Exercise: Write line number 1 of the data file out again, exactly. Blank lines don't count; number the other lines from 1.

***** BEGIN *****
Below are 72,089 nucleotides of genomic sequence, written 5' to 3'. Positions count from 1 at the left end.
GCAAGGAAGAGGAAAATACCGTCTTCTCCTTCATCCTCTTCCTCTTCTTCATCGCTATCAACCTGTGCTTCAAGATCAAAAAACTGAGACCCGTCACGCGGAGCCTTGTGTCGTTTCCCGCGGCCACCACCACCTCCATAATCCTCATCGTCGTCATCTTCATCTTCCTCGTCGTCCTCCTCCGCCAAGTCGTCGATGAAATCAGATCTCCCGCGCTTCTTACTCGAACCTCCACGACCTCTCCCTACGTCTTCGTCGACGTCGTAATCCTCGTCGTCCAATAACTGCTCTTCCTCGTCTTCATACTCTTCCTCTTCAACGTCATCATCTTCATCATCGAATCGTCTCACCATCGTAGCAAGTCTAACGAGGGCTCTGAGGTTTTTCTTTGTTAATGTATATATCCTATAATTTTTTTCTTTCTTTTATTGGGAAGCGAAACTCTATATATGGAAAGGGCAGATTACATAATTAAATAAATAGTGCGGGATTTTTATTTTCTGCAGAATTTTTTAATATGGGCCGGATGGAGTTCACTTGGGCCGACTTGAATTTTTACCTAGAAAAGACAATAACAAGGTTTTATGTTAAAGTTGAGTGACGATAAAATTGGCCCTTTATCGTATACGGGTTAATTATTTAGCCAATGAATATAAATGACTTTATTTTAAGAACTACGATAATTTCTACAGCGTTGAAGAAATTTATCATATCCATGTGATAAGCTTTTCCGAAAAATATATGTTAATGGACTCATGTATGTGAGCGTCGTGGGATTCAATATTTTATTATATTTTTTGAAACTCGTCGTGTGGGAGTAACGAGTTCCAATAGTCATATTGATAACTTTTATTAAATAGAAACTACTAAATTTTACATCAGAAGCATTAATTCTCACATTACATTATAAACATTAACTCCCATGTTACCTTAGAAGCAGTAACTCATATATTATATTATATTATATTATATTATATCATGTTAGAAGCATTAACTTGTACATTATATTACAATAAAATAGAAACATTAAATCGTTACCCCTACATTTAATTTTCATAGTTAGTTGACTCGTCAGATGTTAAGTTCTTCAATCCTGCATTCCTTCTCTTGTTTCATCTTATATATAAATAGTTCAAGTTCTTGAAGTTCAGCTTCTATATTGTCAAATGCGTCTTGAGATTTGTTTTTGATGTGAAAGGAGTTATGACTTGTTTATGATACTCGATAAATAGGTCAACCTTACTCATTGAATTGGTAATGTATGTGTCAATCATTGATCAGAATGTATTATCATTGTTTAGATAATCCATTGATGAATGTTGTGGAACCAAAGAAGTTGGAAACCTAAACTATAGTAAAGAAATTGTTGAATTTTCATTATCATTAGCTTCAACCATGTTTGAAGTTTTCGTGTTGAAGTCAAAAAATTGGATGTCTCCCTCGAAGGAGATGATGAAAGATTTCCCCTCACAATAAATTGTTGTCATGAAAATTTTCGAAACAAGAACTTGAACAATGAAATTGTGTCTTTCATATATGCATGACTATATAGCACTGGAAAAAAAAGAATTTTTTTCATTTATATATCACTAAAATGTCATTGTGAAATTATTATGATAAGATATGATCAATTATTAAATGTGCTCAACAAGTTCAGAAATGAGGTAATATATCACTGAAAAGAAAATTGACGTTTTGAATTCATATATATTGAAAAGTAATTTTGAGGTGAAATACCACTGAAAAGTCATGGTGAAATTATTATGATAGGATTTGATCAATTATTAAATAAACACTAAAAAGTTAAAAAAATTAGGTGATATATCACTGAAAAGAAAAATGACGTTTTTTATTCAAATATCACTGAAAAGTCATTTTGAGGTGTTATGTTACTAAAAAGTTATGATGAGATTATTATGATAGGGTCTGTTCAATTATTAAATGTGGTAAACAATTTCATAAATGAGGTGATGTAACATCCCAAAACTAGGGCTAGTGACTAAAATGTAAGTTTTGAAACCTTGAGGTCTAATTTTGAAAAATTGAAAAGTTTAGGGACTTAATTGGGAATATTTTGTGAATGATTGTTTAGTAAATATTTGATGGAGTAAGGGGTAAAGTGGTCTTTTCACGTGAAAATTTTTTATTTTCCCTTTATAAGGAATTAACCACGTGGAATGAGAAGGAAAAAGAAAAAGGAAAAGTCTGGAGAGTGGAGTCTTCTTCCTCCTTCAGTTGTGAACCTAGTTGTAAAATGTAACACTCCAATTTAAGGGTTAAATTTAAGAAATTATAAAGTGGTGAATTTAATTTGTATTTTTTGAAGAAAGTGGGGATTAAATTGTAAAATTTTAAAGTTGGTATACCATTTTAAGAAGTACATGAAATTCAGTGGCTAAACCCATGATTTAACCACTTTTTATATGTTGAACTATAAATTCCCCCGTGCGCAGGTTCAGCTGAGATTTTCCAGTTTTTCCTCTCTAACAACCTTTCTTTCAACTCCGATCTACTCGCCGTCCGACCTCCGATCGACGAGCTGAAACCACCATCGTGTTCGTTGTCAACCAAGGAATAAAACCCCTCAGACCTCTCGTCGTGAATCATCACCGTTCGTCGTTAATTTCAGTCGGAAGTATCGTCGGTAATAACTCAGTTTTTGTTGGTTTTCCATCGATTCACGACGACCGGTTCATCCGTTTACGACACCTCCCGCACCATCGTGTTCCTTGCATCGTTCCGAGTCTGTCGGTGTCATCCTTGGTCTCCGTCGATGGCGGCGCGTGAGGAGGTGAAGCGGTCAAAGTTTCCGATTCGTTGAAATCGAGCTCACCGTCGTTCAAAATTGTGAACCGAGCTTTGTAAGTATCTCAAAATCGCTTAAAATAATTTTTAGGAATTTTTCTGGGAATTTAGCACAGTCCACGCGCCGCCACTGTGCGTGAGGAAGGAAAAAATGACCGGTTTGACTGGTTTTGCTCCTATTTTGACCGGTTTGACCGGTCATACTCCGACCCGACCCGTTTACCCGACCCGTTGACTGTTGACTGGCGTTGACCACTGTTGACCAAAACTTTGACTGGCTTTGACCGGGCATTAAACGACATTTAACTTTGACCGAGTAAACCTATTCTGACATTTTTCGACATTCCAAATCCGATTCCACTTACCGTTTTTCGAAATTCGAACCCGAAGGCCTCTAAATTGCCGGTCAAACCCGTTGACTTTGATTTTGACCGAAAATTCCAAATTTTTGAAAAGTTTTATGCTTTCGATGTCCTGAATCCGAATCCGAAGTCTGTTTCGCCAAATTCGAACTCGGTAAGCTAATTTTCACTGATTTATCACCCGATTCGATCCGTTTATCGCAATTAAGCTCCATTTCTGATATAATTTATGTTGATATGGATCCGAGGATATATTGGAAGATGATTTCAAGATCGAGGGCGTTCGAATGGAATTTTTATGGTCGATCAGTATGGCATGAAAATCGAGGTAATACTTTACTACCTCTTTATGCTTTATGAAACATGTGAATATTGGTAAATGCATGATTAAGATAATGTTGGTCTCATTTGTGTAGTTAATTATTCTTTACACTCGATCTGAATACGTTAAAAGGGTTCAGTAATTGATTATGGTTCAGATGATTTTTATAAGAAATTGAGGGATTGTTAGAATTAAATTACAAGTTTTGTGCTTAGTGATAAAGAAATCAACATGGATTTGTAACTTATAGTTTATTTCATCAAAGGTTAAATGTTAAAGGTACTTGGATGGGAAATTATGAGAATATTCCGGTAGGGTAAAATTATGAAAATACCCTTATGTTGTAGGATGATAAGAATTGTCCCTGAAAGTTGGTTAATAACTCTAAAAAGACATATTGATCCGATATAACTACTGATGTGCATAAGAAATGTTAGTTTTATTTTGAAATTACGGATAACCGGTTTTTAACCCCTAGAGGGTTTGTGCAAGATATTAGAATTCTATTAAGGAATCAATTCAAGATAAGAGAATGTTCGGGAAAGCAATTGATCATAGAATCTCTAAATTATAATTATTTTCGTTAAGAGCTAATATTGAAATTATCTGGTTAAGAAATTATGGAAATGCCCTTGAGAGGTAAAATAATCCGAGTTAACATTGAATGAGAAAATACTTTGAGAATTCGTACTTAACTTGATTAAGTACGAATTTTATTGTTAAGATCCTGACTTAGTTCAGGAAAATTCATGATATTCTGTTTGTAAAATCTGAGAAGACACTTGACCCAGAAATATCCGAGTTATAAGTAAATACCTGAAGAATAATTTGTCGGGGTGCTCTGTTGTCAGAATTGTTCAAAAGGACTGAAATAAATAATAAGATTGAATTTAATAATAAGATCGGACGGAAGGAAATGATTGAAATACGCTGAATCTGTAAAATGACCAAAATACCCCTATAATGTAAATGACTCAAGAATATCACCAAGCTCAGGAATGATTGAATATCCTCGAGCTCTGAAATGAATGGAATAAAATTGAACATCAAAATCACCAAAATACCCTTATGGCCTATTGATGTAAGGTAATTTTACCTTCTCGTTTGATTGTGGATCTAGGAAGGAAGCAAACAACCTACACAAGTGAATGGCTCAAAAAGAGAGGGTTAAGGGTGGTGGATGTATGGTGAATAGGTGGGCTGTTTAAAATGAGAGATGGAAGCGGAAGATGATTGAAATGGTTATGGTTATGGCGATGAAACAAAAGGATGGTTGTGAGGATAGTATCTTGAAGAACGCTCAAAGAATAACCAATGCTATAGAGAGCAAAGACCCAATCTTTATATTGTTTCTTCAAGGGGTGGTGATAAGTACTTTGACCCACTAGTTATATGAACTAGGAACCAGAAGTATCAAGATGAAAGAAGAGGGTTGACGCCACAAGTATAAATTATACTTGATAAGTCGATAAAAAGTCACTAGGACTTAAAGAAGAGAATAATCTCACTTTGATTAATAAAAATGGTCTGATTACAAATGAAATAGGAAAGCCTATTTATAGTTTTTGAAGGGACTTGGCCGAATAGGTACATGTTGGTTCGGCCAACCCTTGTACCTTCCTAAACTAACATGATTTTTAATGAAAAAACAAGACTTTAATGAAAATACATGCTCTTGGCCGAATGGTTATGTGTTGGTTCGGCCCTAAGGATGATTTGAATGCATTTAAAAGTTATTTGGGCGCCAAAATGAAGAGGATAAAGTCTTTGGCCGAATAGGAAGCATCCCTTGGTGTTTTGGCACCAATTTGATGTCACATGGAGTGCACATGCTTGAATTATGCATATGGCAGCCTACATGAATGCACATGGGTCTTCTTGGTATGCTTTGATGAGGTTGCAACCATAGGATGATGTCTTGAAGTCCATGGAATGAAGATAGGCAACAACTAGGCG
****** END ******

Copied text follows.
Below are 72,089 nucleotides of genomic sequence, written 5' to 3'. Positions count from 1 at the left end.